With approximately $75 billion spent on Christmas gifts, 1.9 billion cards sent, and 20.8 million Christmas trees cut in the U.S. alone, the impact of this one holiday is immense. While worldwide information is hard to come by, the Australian Conservation Foundation reports a minimum of 2,285,000 tonnes of greenhouse pollution contributed to Christmas in Australia alone!
Green Christmas ideas abound. But from gift giving to decorating and more, the first thing to keep in mind is the same as always: Simplify. Making things simple reduces cost, stress and waste.
Here are out 12 tips to enjoy a more environmentally friendly Christmas…
1. Tree – A potted tree is a great green choice that can be used for multiple years before planting outdoors. Opt for a living potted tree like the Norfolk Island Pine. This little guy comes from Norfolk Island, which is located between New Caledonia and the South Pacific, and it loves living indoors. Decorate it during the holidays, and enjoy its simple beauty the rest of the year. Another idea is natural wood tree like one two tree this is a waste free alternative to real Christmas trees and offers a reusable and biodegradable solution for families who want a tree they can use over and over again without the mess. Many of the plastic artificial trees although reused they still consume significant energy and petroleum-based materials during their manufacture you would have to use these trees for at least 20 years for them to be considered sustainable. You could also get creative and make your own Christmas Tree with recycled materials like drift wood! Here is a link to some other suggestions.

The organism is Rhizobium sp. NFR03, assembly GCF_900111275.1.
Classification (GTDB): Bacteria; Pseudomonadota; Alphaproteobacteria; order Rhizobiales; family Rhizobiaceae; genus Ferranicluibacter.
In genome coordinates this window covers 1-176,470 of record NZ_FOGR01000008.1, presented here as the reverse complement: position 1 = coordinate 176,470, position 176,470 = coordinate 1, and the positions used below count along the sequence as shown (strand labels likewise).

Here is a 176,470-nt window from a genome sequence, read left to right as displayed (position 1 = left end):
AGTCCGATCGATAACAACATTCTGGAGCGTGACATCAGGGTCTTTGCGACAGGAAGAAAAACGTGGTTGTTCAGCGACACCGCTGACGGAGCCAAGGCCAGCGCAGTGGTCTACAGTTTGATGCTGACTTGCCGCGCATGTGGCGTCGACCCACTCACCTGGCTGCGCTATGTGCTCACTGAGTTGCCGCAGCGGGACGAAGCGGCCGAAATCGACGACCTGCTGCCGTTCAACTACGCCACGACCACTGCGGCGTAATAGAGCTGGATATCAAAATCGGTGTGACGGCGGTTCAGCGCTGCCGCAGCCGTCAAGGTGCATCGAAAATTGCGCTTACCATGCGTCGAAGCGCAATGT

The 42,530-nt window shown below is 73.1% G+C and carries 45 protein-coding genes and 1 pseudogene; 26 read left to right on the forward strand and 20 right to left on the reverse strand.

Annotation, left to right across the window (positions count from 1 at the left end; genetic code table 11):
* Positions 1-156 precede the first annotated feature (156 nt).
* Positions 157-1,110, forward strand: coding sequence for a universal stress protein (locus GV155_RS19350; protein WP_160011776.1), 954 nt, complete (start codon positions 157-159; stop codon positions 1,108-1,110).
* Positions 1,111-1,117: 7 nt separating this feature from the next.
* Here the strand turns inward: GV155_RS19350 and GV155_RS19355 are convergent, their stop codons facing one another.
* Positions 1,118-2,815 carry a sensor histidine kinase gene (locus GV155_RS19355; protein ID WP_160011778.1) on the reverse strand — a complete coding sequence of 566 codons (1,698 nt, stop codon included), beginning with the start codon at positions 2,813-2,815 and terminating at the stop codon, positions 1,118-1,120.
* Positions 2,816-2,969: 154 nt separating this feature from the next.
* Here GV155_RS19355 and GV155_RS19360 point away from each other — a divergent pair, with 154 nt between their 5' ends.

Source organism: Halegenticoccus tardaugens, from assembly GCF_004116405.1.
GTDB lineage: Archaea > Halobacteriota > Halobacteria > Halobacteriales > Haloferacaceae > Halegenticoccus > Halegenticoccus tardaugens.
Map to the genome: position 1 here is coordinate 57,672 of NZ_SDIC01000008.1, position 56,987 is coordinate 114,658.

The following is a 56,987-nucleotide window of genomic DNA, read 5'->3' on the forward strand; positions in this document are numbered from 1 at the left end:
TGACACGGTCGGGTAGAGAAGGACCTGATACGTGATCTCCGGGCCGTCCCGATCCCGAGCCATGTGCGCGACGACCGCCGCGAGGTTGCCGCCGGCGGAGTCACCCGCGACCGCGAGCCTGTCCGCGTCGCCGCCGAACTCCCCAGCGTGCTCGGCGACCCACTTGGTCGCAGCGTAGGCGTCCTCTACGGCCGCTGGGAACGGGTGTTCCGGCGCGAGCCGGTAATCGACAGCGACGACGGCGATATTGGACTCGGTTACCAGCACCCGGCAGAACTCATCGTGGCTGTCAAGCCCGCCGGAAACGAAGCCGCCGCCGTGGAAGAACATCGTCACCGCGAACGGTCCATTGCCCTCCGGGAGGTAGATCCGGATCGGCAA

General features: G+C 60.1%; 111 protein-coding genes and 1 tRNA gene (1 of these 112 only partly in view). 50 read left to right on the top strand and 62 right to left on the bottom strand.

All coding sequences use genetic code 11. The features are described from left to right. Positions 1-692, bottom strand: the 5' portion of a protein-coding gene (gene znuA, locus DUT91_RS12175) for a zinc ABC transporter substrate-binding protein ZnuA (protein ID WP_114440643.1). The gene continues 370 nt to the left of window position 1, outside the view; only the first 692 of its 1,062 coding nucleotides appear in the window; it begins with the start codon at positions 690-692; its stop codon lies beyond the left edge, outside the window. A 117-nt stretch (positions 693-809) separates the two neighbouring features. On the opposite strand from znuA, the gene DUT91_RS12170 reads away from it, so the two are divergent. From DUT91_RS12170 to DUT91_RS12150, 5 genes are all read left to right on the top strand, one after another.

2. Lights – Christmas tree lights left on for 10 hours a day over the 12 days of Christmas create enough CO2 to expand 12 inflatables, so turn them off when they are not required or utilise timers. Don’t count on remembering to turn them off after a long day and plug the lights into a timer that remembers for you. If your strands of lights are older than 10 years it will be more efficient to replace them with newer, LED bulbs. They can also save you up to 90% or more on power costs and will last longer than traditional bulbs.